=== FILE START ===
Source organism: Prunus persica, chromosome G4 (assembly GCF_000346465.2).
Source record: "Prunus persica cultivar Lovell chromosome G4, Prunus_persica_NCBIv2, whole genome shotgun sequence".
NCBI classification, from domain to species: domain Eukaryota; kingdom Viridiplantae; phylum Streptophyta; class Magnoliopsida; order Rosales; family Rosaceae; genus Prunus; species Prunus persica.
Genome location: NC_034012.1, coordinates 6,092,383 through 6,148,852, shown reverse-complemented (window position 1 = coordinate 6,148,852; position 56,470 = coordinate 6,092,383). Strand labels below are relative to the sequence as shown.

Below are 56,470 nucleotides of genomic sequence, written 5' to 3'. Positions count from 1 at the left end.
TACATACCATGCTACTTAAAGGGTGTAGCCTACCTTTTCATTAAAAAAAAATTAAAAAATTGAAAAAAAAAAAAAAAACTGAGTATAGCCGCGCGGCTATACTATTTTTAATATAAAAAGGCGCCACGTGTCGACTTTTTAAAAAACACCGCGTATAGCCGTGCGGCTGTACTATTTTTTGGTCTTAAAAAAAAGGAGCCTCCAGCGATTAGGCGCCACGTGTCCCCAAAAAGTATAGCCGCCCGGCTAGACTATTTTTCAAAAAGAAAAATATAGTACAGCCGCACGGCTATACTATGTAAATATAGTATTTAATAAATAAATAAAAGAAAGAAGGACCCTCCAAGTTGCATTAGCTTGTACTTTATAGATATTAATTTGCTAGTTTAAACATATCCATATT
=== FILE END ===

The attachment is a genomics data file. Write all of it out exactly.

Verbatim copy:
Source organism: Prunus persica, chromosome G4 (assembly GCF_000346465.2).
Source record: "Prunus persica cultivar Lovell chromosome G4, Prunus_persica_NCBIv2, whole genome shotgun sequence".
NCBI classification, from domain to species: domain Eukaryota; kingdom Viridiplantae; phylum Streptophyta; class Magnoliopsida; order Rosales; family Rosaceae; genus Prunus; species Prunus persica.
Genome location: NC_034012.1, coordinates 6,092,383 through 6,148,852, shown reverse-complemented (window position 1 = coordinate 6,148,852; position 56,470 = coordinate 6,092,383). Strand labels below are relative to the sequence as shown.

Below are 56,470 nucleotides of genomic sequence, written 5' to 3'. Positions count from 1 at the left end.
TACATACCATGCTACTTAAAGGGTGTAGCCTACCTTTTCATTAAAAAAAAATTAAAAAATTGAAAAAAAAAAAAAAAACTGAGTATAGCCGCGCGGCTATACTATTTTTAATATAAAAAGGCGCCACGTGTCGACTTTTTAAAAAACACCGCGTATAGCCGTGCGGCTGTACTATTTTTTGGTCTTAAAAAAAAGGAGCCTCCAGCGATTAGGCGCCACGTGTCCCCAAAAAGTATAGCCGCCCGGCTAGACTATTTTTCAAAAAGAAAAATATAGTACAGCCGCACGGCTATACTATGTAAATATAGTATTTAATAAATAAATAAAAGAAAGAAGGACCCTCCAAGTTGCATTAGCTTGTACTTTATAGATATTAATTTGCTAGTTTAAACATATCCATATT